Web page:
I really like that the plot features a tangled web of deceit for Bond to unravel. He has to tread cautiously amongst those he encounters before he can determine who he can trust, if anyone at all. He works his way through a deceptive abduction, a faked assassination, opium trade, arms deals, and rebel fighters in the Middle Eastern desert to uncover the depth of this plot, and to stop it dead in its tracks. It’s an excellently crafted story that never falls into a lull. There’s a consistent development and progression of plot while never leaving our main characters of James and Kara in the dust. Their motivations remain clear, and their relationship develops very solidly. Despite James having to lie to her while attempting to determine her role in Koskov’s plan, Kara is able to eventually trust him, and they forge a convincing romantic relationship. Everything is smartly wrapped together in a very satisfying package making for an entertaining ride.
I was very pleased by John Barry’s score for this franchise entry. He gave a little more edge to the traditional Bond theme in a few of the action scenes, and nicely incorporated the melody of the opening title track into the score during the third act. It’s a very tight, very good piece of orchestration that complemented the film’s tone and pace strongly. It was a very fine and respectable final bow for Barry as this was the last James Bond film he worked on.
Ultimately, The Living Daylights is a very good film in this franchise. There is more than enough action to spare while still delivering a very smart and well plotted story. It brings espionage more skillfully back into Bond’s world, and the film is better off for it. The real cog of success was Timothy Dalton who made the character honest and real, again. Between his presence and beautifully deeper voice, you get that sense of dramatic tone from him throughout the film. He simply made the film more exciting and interesting. While there is a more gritty, dark style to this film, it still has plenty of fun moments to smile at that do not betray the tone veteran Bond director John Glen was going for. If the film had strong villains, or simply stronger performances from the villains, I could really give this a very strong endorsement. They just lack that edge of intimidating and formidability to push them over as a major threat on their own. The excitement and engaging narrative is due to the twisting and turning mystery Bond has to weave through, and it’s all done with expert quality and precision. The Living Daylights is definitely a big step up from A View To A Kill, and for those desiring a more traditional Bond film from Dalton, this is definitely the one to check out. I do very highly recommend the film despite any shortcomings it has with the villains. It’s a fun, thrilling ride that will entertain you. Next up, James Bond will return in Licence to Kill.
Right behind Michael Mann, John Carpenter is my favorite filmmaker of all time. The diverse range of films he has given the world are entirely unique and wildly entertaining. In 1982, he ventured to pay homage to one of his favorite filmmakers, Howard Hawkes, by helming a re-adaptation of the John W. Campbell, Jr. short story “Who Goes There?” Hawkes had done so previously in 1951 with The Thing From Another World. What Carpenter gave us is what I consider the best film he’s ever made. A grippingly effective science fiction horror film with an amazing atmosphere of slow building paranoia and sickening alien gore. John Carpenter’s The Thing became a classic of the genre due not only to a solid ensemble cast, but an elite crew that make this such a fantastic film that continues to hold up thirty years later.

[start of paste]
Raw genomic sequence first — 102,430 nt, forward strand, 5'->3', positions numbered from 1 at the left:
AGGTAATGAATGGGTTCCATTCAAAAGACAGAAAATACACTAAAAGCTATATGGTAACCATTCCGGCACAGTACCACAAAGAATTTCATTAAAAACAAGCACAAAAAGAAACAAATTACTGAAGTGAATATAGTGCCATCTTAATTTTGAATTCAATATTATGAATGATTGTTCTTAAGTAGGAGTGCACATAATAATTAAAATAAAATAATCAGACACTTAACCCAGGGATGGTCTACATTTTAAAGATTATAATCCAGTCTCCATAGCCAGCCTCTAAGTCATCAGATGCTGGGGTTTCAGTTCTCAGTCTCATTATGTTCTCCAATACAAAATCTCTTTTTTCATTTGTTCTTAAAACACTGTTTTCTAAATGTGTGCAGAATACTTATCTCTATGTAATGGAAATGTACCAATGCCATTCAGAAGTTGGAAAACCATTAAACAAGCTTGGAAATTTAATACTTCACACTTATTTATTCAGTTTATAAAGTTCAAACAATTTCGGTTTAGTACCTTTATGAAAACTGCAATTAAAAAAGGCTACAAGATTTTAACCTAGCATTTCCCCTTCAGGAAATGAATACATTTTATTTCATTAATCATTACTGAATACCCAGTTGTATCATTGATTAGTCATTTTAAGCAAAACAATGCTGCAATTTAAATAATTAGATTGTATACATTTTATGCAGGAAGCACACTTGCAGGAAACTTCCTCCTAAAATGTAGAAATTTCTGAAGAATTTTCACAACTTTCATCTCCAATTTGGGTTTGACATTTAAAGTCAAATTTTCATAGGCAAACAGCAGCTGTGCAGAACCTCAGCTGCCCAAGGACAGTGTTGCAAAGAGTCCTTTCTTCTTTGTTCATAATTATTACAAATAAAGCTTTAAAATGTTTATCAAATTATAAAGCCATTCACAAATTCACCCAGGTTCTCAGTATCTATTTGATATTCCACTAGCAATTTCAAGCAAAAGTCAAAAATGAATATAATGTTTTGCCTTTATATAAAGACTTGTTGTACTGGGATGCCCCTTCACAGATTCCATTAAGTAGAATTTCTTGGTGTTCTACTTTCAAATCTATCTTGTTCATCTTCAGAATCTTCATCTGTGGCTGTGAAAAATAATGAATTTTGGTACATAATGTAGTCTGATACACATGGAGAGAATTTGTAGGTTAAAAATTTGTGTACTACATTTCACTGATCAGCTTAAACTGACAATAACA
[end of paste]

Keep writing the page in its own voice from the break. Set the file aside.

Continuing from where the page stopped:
In the winter of 1982, a twelve-man research team at a remote Antarctic United States research station discover an alien life form that was buried in the snow and ice for over 100,000 years. They soon realize that not only is it still alive after a deep freeze burial and a fiery defeat by a Norwegian camp, but that it has the ability to imitate any living thing to exact detail. Before they know it, the alien organism has infiltrated their camp, posing as any number of these men. Paranoia and distrust runs amuck in this isolated compound as no one knows who is human, and who is The Thing.
Time always seems to be the best judge of quality. Upon its release, The Thing did poorly. This was because 1982 was the summer of Steven Spielberg’s E.T.: the Extra-Terrestrial, and many dark science fiction films did badly in the shadow of that wondrous, fantastical film. Blade Runner, which opened the same weekend as The Thing, also suffered at the box office because of this. However, since then, The Thing and Blade Runner have become two of the most revered films of the genre garnering massive praise, and are recognized among the best works from directors John Carpenter and Ridley Scott, respectively. They are both amazing films in different ways, but have both influenced the genre immensely.
Beyond anything, what stands out the most in this film are Rob Bottin’s amazing creature effects. What he achieves puts him on the same level with the absolute best in the business. Effects master Stan Winston also lent a helping hand in a sequence or two, but Bottin is the main man responsible for the richly disgusting slimy alien gore and mind blowing physical creations here. The detail he put into his work to create such twisted and purely alien designs remain as impactful and effective today as they were in 1982. That’s the work of a master, and it lead to him working on blockbusters such as RoboCop, Total Recall, Se7en, Mission: Impossible, and Fight Club. It is a massive loss to the industry that he has been absent from it since 2002. Bottin was a fascinating personality with a wild artistic mind that was ripe with brilliance. This film is eternal testament to his talents.